This Is The Future of Courtroom Tech, and I Love It!

footer_logoSo I read this article yesterday from the ABA’s Law Technology Today about the future of courtroom tech, and I couldn’t help but be a little giddy. Trying to explain it to my girlfriend, my “nerd” was on full display. (Not that I really work too hard to conceal it, anyway… for my recent birthday I made her watch the entire original Star Wars trilogy. In my own defense, it WAS my birthday, and she’d never seen it.  I KNOW, right?)

This courtroom, located in Louisville, Kentucky, is the future of courtroom tech, and it is sweet! Continue Reading

Is Your Android Device Secure? New Vulnerabilities Raise Serious Questions (Part 1)

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**UPDATED** as of 5:18 pm EDT

Ever heard of the “Master Key,” or know how your “weblogin Token” can be stolen? Both are serious issues that demand the question: “Is your Android device secure?” As an attorney, it’s likely that you use your phone or tablet to conduct business, including storing or discussing confidential client information. If any of the devices you use operate on the Android OS, you had better have the security of that information in mind, and know how to minimize your risks. In this three-part article, I hope to help you do just that.

First, what is the “Master Key,” and how does it affect my security… Continue Reading

Top 3 Reasons Non-Lawyers Should Not Write About Legal Ethics

footer_logoAs a part of writing this blog, I do a lot of research on legal technology and how the use of technology impacts an attorney’s ethical obligations.  Yesterday, I came across the article “ABA Requires Lawyers to Understand Technology” on, originally published on July 23, 2013 in the New York Law Journal.  As I began reading the article, which talks about the amendments to the ABA’s Model Rules of Professional Conduct adopted last August, and I found myself wanting to claw at my eyes and rip out my hair.  In order to preserve my vision and coif, I decided instead to come up with my Top 3 reasons why non-lawyers should NOT write about legal ethics: (more…)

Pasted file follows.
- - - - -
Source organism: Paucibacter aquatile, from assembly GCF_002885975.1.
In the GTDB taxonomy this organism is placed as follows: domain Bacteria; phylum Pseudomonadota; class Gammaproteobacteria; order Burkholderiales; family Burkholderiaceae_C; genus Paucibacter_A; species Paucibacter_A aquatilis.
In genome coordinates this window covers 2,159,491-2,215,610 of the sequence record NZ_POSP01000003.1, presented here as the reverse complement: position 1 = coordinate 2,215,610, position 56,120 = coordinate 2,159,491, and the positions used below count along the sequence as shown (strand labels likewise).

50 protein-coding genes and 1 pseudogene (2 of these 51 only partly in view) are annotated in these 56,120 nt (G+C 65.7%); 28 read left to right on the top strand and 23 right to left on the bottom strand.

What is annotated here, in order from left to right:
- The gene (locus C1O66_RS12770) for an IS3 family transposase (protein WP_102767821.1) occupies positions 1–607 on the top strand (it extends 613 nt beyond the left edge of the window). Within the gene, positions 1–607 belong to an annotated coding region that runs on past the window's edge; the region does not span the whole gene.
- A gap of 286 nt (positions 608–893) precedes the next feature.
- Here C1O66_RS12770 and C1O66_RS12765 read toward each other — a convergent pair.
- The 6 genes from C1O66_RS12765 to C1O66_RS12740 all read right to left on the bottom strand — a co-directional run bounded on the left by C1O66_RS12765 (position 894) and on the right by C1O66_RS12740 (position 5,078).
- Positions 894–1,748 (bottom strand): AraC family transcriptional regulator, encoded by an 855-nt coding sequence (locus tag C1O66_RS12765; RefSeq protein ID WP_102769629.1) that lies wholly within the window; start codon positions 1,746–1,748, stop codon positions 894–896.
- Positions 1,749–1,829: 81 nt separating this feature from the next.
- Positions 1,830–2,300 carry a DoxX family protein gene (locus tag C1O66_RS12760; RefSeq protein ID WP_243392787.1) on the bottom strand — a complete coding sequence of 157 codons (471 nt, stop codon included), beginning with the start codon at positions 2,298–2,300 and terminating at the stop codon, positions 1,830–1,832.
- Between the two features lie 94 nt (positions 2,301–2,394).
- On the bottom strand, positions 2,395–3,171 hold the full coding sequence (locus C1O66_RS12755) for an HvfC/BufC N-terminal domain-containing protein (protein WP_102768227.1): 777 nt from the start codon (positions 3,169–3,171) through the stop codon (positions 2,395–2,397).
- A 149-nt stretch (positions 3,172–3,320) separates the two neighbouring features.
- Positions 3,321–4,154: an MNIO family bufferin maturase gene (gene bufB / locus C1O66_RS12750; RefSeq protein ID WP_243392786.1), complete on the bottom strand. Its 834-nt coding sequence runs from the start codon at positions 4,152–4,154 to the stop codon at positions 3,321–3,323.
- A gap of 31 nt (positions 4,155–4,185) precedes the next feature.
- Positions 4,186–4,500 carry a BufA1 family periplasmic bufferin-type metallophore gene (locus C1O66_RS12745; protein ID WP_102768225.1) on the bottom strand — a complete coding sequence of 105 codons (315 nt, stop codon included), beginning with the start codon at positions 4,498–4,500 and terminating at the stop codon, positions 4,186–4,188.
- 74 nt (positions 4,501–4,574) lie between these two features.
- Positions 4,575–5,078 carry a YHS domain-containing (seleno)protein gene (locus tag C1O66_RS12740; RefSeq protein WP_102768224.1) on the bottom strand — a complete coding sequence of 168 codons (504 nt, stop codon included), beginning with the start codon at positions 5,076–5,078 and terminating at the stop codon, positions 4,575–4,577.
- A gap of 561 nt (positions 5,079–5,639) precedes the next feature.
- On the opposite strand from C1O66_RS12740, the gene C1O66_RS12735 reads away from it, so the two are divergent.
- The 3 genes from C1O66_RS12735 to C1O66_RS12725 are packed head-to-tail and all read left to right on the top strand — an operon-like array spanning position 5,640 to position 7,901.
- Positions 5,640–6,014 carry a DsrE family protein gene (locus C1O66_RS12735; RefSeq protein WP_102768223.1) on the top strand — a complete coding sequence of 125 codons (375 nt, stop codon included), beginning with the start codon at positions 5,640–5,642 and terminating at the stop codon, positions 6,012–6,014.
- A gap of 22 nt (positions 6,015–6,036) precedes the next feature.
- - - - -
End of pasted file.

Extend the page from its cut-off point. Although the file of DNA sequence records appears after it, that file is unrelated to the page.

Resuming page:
Replace the Legal Pad!

There are few tools or devices that are uniform to nearly all types of law practice, yet also used almost exclusively by lawyers. Probably the single most important one of those tools is the Legal Pad. Seriously, other than lawyers, who else uses them regularly once they’re done with college? Exactly. Yet, if you’re a practicing lawyer (or spend much time around us), you know that we’re rarely without them. So here’s my pitch: Replace the Legal Pad!

It has been my position for YEARS that the technological innovation that would be the lawyer’s version of “building a better mousetrap” was something that could eliminate the need for the legal pad. Evernote’s Penultimate 4.1 may be the closest thing yet to that proverbial “better mousetrap.” (more…)

Too Good to be True: Dropbox’s Little Security Problem

dropboxYeah, I have to admit that I love Dropbox. It may be the second most useful app I have on my iPad (the most useful, is iAnnotate, which I’ll discuss at another time). It’s freaking great! Files transfer seamlessly (or as seamlessly as your internet connection allows). I can make changes on my computer at home, upload those changes to Dropbox, make additional changes on my iPad, then use Dropbox to transfer that version to my work computer. What’s not to love?

Oh, right. Dropbox is, apparently, a gigantic, gaping hole in your company’s firewall and information security system. Continue Reading

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